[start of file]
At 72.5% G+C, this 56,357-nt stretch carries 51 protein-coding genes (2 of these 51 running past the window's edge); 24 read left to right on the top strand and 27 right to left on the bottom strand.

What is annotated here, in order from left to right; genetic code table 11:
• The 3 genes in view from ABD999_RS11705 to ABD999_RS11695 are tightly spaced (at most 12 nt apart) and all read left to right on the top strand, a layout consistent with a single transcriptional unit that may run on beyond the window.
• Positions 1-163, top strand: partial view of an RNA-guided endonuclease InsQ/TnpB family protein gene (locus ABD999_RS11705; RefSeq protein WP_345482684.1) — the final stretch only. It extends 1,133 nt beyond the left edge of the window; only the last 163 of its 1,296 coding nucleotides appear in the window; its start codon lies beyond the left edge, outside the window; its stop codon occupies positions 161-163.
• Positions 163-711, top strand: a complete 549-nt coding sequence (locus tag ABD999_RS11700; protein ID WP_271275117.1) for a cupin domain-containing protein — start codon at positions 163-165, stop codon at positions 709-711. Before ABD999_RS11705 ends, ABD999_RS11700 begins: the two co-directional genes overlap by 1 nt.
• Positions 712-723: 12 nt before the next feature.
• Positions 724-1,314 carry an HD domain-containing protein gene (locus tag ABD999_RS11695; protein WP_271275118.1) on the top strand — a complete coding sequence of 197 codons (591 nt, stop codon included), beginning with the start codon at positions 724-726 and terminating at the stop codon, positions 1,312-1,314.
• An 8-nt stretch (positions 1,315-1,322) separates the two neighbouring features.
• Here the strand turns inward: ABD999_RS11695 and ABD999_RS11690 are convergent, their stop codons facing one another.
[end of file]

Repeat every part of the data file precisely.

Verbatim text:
At 72.5% G+C, this 56,357-nt stretch carries 51 protein-coding genes (2 of these 51 running past the window's edge); 24 read left to right on the top strand and 27 right to left on the bottom strand.

What is annotated here, in order from left to right; genetic code table 11:
• The 3 genes in view from ABD999_RS11705 to ABD999_RS11695 are tightly spaced (at most 12 nt apart) and all read left to right on the top strand, a layout consistent with a single transcriptional unit that may run on beyond the window.
• Positions 1-163, top strand: partial view of an RNA-guided endonuclease InsQ/TnpB family protein gene (locus ABD999_RS11705; RefSeq protein WP_345482684.1) — the final stretch only. It extends 1,133 nt beyond the left edge of the window; only the last 163 of its 1,296 coding nucleotides appear in the window; its start codon lies beyond the left edge, outside the window; its stop codon occupies positions 161-163.
• Positions 163-711, top strand: a complete 549-nt coding sequence (locus tag ABD999_RS11700; protein ID WP_271275117.1) for a cupin domain-containing protein — start codon at positions 163-165, stop codon at positions 709-711. Before ABD999_RS11705 ends, ABD999_RS11700 begins: the two co-directional genes overlap by 1 nt.
• Positions 712-723: 12 nt before the next feature.
• Positions 724-1,314 carry an HD domain-containing protein gene (locus tag ABD999_RS11695; protein WP_271275118.1) on the top strand — a complete coding sequence of 197 codons (591 nt, stop codon included), beginning with the start codon at positions 724-726 and terminating at the stop codon, positions 1,312-1,314.
• An 8-nt stretch (positions 1,315-1,322) separates the two neighbouring features.
• Here the strand turns inward: ABD999_RS11695 and ABD999_RS11690 are convergent, their stop codons facing one another.